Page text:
Biography of William P. McDade
Humboldt County, CA Biographies





WILLIAM PETER McDADE - One of the most important industries of Humboldt county is that of ship building, and the ship yards at Fair Haven, across the bay from Eureka, are well known throughout the state, and in fact along the entire coast, as many vessels of importance, and even some little fame, have been constructed there. At present one of the most prominent figures in this great industry is William Peter McDade, who for practically his entire lifetime has been associated with the yards at Fair Haven, and to whom the construction of vessels of various types is as the breath of his life.

Mr. McDade is a native of California, having been born at Fair Haven, August 6, 1880, the son of Hugh and Agnes (Day) McDade, both of New Brunswick, Canada. His father was a ship carpenter, born in St. John, New Brunswick, where he lived for many years and where he was married. He learned his trade there, and followed it for some time, but after his marriage he came to California, hoping to better his financial condition in the west. He arrived here about 1873, locating in Humboldt county, and for many years he and his wife have made their home in Eureka. He is now about sixty seven years of age, and is employed by his son in the Fair Haven yards as a ship carpenter, in which line he is an expert workman. The parental family numbered four children, three of whom are still living. They are: Edith, now the wife of William Falk, and residing in Eureka; Nellie, deceased; William Peter, of whom we write; and Everett, a ship carpenter employed at St. Helena, Ore.

After completing his education, received in the public schools, Mr. McDade was apprenticed in the H. D. Bendixsen ship yards at Fair Haven, where he served an apprenticeship of five years, mastering all the details of the craft of building ships. Bendixsen was then the foremost ship builder of the vicinity and the Bendixsen ship yards were the first to be located at Fair Haven or in that region, and it is these yards that Mr. McDade now leases from the Bank of Eureka. The former owners were John Lindstrom, John C. Bull, and Bendixsen. During his ownership of the yards Bendixsen did a thriving business, constructing in all some one hundred six vessels.

Mr. McDade remained steadily with Bendixsen during his ownership of the yards, then with Mr. Bull, and after they were purchased by Lindstrom he was made the superintendent, remaining in this capacity for three years, during which time the following vessels were built: Florence Wood, Daisy Freeman, Tahoe, Yellowstone, Shoshone and Catherine. Of these all were steam schooners except the Florence Wood, an auxiliary cable schooner, which was purchased by the United States government and taken to the Philippines and is still in the government service, laying telegraph cables.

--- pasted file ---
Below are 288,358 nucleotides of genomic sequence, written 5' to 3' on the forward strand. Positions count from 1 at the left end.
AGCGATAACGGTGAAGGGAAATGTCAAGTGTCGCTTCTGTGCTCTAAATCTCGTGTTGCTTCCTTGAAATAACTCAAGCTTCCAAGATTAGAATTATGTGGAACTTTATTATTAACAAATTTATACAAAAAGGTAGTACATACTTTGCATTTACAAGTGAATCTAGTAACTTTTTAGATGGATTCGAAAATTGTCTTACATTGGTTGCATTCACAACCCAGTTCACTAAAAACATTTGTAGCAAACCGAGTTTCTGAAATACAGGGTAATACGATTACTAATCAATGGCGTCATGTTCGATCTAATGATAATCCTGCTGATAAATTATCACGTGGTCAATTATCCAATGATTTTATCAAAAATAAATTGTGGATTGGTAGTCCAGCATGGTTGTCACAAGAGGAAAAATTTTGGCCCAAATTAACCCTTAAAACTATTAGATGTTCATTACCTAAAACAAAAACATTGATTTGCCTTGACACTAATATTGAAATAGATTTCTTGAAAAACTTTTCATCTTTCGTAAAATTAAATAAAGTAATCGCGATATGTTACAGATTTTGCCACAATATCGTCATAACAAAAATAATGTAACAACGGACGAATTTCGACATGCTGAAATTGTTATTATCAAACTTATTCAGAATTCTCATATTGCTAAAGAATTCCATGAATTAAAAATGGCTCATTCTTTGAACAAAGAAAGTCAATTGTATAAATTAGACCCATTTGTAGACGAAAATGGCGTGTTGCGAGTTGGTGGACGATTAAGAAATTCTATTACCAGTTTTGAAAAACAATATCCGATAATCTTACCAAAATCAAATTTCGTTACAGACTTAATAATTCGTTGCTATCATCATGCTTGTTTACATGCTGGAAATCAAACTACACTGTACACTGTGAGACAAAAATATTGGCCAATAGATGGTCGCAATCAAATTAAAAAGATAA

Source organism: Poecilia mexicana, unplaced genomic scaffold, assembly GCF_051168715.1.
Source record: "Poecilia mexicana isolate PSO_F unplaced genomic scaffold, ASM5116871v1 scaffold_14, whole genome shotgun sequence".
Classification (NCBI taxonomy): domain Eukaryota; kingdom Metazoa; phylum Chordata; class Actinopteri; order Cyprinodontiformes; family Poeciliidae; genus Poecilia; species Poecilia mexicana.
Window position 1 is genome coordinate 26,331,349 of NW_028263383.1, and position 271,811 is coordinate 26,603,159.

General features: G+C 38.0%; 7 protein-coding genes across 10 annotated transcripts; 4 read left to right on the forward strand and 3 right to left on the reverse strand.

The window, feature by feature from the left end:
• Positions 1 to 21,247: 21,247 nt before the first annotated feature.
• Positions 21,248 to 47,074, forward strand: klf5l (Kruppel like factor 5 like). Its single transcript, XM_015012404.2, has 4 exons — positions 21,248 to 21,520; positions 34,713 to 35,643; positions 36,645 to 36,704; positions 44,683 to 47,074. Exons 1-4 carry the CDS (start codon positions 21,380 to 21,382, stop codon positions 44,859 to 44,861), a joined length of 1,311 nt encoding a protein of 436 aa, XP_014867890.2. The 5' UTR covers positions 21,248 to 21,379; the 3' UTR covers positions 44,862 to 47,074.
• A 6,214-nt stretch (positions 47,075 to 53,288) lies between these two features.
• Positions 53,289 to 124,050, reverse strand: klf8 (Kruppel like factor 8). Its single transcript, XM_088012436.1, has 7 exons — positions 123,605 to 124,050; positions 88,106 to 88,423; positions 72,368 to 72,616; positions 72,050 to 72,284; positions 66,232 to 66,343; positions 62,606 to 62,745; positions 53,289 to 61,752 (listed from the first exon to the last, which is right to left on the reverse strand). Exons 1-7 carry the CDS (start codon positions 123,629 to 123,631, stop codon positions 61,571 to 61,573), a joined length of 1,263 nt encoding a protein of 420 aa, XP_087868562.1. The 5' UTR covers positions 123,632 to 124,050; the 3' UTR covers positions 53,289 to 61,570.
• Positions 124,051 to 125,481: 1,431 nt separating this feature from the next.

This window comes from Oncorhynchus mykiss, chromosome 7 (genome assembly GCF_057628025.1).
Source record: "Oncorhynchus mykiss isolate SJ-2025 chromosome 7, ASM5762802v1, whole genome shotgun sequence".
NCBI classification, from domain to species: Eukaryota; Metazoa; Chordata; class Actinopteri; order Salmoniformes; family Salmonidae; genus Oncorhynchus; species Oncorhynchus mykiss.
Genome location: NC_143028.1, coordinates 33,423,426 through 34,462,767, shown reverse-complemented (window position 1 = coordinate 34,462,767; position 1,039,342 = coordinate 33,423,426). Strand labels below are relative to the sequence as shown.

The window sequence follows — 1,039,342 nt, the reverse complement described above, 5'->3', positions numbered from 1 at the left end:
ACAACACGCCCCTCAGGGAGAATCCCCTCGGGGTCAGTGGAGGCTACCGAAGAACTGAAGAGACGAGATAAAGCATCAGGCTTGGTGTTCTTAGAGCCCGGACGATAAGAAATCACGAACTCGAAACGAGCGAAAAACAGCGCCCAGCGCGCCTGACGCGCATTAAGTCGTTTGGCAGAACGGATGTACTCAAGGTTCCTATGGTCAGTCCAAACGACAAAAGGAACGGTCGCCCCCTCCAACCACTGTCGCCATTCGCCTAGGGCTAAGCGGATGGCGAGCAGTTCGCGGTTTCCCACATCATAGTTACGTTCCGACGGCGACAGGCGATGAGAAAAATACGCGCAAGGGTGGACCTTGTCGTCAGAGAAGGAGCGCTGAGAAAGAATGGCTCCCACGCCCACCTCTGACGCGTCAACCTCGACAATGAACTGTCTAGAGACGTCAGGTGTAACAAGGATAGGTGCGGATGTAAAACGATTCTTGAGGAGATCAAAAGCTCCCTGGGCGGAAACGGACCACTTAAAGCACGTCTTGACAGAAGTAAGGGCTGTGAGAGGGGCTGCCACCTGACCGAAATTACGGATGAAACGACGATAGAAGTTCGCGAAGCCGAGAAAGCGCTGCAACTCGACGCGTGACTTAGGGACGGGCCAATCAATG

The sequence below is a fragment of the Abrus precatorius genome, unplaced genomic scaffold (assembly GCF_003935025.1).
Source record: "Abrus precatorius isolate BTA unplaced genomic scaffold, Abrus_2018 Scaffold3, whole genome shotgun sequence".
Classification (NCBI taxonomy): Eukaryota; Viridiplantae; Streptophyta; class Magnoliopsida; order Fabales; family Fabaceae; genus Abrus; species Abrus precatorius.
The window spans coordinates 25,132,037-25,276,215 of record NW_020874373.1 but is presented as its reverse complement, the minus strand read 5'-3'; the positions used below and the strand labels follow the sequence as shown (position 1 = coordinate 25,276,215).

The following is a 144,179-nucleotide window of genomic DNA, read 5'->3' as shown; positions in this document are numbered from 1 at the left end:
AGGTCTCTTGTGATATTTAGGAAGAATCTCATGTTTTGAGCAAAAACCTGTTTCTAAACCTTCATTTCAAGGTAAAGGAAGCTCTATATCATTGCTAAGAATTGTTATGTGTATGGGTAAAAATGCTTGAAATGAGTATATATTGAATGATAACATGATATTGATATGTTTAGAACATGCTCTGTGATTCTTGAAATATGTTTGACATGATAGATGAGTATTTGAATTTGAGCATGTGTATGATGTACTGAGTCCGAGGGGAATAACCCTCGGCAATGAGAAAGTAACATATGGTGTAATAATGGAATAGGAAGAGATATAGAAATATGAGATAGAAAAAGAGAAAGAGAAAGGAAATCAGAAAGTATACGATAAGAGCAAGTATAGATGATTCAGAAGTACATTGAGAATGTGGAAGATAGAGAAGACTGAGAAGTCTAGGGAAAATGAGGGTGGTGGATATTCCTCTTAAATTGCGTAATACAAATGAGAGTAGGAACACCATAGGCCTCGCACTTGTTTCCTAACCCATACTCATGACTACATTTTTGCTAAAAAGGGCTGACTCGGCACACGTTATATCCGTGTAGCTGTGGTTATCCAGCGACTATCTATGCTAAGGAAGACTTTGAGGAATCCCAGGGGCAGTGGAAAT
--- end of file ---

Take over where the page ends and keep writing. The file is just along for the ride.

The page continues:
Later Mr. McDade worked for the McCormick Company in the capacity of yard foreman, and while there built the Klamath, a steam schooner with a capacity of one million two hundred thousand feet of lumber, and sixty passengers. The Hammond Lumber Company then leased the yards and ran them for three years, building the Nehalem, the Fort Bragg and the Willamette, Mr. McDade being their yard foreman during this time. Later this same company, continuing their lease, built the Necanicum, in 1911-1912, and the Mary Olsen in 1912-1913, with Mr. McDade in direct charge as superintendent of the construction.

It was in 1914 that Mr. McDade leased the yard and engaged in the business of ship building for himself. He has recently completed the building of the Magnolia, a one hundred ton, twin screw gasoline schooner, owned by Capt. Ed Johnson, of Eureka, and also built a seventy foot barge, beam twenty six feet, for the Coggeshall Launch Company, of Eureka. The first steamship that Mr. McDade built was the Toledo, owned by the Fay Brothers, and now in Alaskan waters. It was one hundred six feet long, with a twenty foot beam, and eight foot hold. He was only twenty four years old at that time. When he was but twenty six years of age he was superintendent of the yards with one hundred men under his charge.

The marriage of Mr. McDade took place in San Francisco, May 27, 1901, uniting him with Miss Minnie Murphy, a native of Malone, N. Y. She is the daughter of Peter and Mary (Brady) Murphy, both natives of New York state. The father died in New York, but the mother died in Eureka.

Both Mr. and Mrs. McDade are well known in Fair Haven and in Eureka, where they have many friends. Mr. McDade is recognized as one of the most influential and prominent of the younger generation, and his splendid qualities of heart and mind have won him the confidence and esteem of a wide circle of friends and acquaintances. He is especially well liked by his business associates, including the patrons of his ship yards and the employes, the men in the yards being his most loyal and devoted admirers and friends. Aside from his business associates Mr. McDade is also popular in fraternal circles, where he is associated with several well known orders. He is especially interested in the affairs of the Elks.

From:
History of Humboldt County, California
With a Biographical Sketches
History by Leigh H. Irving
Historic Record Company
Los Angeles, California 1915


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